The 5 key principles of a heart-healthy diet
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It can sometimes be tricky to stick to a balanced diet. To help you adopt a diet that’s good for your health and your heart, we’ve spoken with Élise Latour and Karine Lamoureux, nutritionists at the EPIC Centre.
Here are 5 food habits you should embrace.
1. Adopt a Mediterranean or plant-based diet
On the menu: fruits and vegetables, whole grain cereals, legumes and other plant protein (ex.: tofu, tempeh, seitan…), olive oil, fish, seafood, nuts.
Enjoy with moderation: poultry, red meat, high-fat dairy.
Avoid: ultra-processed foods, cold cuts, sweets.
2. Choose high-quality fats
Examples: olive oil, canola oil, avocado oil, camelina oil, nuts, natural nut butter, avocado, fatty fish.
Limit your consumption of: animal fats, palm and palmist oil, coconut oil.
Avoid: ultra-processed fats, store-bought fry batter.
3. Monitor your sodium intake
Processed foods and ready-made meals often contain a huge amount of salt. That’s why it’s important to check the nutrition facts label on the products you buy. You should also be aware of how much salt you add to the foods you prepare.
Maximum daily salt intake: 2,300 mg/day.
However, those with cardiovascular health problems should not exceed 2,000 mg/day.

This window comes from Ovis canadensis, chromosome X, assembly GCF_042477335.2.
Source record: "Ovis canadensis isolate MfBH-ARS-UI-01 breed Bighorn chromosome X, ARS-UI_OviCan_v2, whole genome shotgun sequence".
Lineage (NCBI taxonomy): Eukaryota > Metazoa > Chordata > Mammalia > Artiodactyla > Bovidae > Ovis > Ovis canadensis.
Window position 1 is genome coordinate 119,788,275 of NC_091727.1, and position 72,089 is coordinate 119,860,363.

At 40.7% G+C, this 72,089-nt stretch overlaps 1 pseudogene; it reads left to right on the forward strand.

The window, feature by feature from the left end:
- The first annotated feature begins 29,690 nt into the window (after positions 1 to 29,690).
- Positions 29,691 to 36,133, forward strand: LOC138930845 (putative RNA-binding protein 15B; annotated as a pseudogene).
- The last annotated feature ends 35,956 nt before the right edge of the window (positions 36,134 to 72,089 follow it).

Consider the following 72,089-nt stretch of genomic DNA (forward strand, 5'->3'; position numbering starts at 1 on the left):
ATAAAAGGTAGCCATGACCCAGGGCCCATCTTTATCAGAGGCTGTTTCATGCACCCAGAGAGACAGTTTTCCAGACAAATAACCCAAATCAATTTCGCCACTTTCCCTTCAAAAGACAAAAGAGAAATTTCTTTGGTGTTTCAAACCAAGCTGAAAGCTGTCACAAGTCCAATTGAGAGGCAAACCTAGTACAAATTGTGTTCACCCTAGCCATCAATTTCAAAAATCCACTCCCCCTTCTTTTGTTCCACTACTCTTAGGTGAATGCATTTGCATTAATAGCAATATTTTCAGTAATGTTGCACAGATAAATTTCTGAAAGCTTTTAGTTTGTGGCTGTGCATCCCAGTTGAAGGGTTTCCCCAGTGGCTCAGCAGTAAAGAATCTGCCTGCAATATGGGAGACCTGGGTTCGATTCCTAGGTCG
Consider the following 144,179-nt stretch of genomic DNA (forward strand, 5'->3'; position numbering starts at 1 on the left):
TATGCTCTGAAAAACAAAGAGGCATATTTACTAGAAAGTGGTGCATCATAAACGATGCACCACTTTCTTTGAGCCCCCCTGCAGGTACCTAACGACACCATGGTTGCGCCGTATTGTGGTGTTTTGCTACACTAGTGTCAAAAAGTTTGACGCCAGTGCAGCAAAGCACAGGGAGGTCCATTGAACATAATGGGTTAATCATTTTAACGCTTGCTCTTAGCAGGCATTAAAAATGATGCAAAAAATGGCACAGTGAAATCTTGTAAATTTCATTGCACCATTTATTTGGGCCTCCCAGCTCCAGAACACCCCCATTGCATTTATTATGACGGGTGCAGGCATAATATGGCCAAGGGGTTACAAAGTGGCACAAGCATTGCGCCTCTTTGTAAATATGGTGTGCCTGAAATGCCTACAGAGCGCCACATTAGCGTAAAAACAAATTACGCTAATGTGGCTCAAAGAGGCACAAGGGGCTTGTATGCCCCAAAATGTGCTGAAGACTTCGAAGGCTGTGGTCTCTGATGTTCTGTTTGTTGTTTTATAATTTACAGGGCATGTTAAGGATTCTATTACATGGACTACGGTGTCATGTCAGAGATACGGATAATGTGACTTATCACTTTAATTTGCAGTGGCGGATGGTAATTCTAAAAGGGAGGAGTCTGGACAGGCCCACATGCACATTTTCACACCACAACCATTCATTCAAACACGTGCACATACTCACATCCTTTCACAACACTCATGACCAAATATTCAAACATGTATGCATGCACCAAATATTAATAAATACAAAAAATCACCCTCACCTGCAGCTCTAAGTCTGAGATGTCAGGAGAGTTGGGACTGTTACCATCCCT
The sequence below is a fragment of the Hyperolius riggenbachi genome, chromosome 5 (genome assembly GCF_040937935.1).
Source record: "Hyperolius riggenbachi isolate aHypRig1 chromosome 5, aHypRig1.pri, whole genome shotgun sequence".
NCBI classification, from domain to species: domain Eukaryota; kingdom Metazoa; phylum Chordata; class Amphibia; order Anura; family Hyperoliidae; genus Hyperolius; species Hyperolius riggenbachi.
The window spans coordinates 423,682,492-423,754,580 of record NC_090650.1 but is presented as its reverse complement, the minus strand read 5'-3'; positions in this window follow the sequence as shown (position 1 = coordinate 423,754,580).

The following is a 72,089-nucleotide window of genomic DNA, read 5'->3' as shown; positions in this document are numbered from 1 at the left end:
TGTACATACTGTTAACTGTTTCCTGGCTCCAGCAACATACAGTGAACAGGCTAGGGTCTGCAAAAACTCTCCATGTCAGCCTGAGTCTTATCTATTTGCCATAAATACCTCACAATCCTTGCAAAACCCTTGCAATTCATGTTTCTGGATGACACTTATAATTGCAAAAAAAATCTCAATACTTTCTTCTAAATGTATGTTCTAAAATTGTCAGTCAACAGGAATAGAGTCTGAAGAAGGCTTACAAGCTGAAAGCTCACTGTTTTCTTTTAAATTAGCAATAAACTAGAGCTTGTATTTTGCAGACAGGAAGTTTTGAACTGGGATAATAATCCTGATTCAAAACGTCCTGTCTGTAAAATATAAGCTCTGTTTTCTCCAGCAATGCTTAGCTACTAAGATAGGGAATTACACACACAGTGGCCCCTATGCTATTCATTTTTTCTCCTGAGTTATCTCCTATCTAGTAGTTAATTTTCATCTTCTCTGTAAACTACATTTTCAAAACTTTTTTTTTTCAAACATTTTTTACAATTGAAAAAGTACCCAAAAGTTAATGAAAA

4. Limit your sugar intake
All sugars are not created equal – make sure you’re choosing the right ones.
Limit your intake of: quick-acting sugars including white sugar and brown sugar as well as processed foods that are high in sugar such as soda, desserts, etc.
According to the World Health Organization, quick-acting sugars should comprise less than 10% of your total energy intake – or about 50 g (12 teaspoons) per day.
However, you should aim to keep it under 5% of your total energy intake – or about 25 g (6 teaspoons) per day.
5. Eat lots of fibre
The health benefits of fibre are numerous: it can help regulate your blood pressure, lower your bad cholesterol (LDL), help you regulate your blood sugar levels, help prevent cancer, improve your digestion, and make you feel full longer.
High-fibre foods include vegetables, fruits, nuts, seeds, legumes, and whole grain cereals.
Recommended daily fibre intake:
- 25g/day for women
- 38g/day for men
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